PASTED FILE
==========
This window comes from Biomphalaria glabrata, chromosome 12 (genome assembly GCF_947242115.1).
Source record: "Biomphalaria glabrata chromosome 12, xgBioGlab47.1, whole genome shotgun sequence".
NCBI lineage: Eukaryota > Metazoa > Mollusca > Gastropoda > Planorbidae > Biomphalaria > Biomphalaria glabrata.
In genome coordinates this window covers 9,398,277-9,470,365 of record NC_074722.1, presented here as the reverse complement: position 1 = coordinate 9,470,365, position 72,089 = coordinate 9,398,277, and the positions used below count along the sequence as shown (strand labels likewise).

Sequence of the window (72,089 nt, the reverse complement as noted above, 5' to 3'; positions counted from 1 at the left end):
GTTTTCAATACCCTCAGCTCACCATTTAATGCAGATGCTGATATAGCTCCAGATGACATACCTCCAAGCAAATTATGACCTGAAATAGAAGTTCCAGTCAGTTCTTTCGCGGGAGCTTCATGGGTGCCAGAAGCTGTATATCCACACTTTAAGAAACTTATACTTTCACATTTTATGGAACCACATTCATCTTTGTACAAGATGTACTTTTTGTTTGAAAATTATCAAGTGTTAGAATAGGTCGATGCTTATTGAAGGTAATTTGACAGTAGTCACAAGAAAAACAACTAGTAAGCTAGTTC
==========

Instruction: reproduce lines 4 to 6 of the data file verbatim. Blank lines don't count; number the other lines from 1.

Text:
In genome coordinates this window covers 9,398,277-9,470,365 of record NC_074722.1, presented here as the reverse complement: position 1 = coordinate 9,470,365, position 72,089 = coordinate 9,398,277, and the positions used below count along the sequence as shown (strand labels likewise).

Sequence of the window (72,089 nt, the reverse complement as noted above, 5' to 3'; positions counted from 1 at the left end):
GTTTTCAATACCCTCAGCTCACCATTTAATGCAGATGCTGATATAGCTCCAGATGACATACCTCCAAGCAAATTATGACCTGAAATAGAAGTTCCAGTCAGTTCTTTCGCGGGAGCTTCATGGGTGCCAGAAGCTGTATATCCACACTTTAAGAAACTTATACTTTCACATTTTATGGAACCACATTCATCTTTGTACAAGATGTACTTTTTGTTTGAAAATTATCAAGTGTTAGAATAGGTCGATGCTTATTGAAGGTAATTTGACAGTAGTCACAAGAAAAACAACTAGTAAGCTAGTTC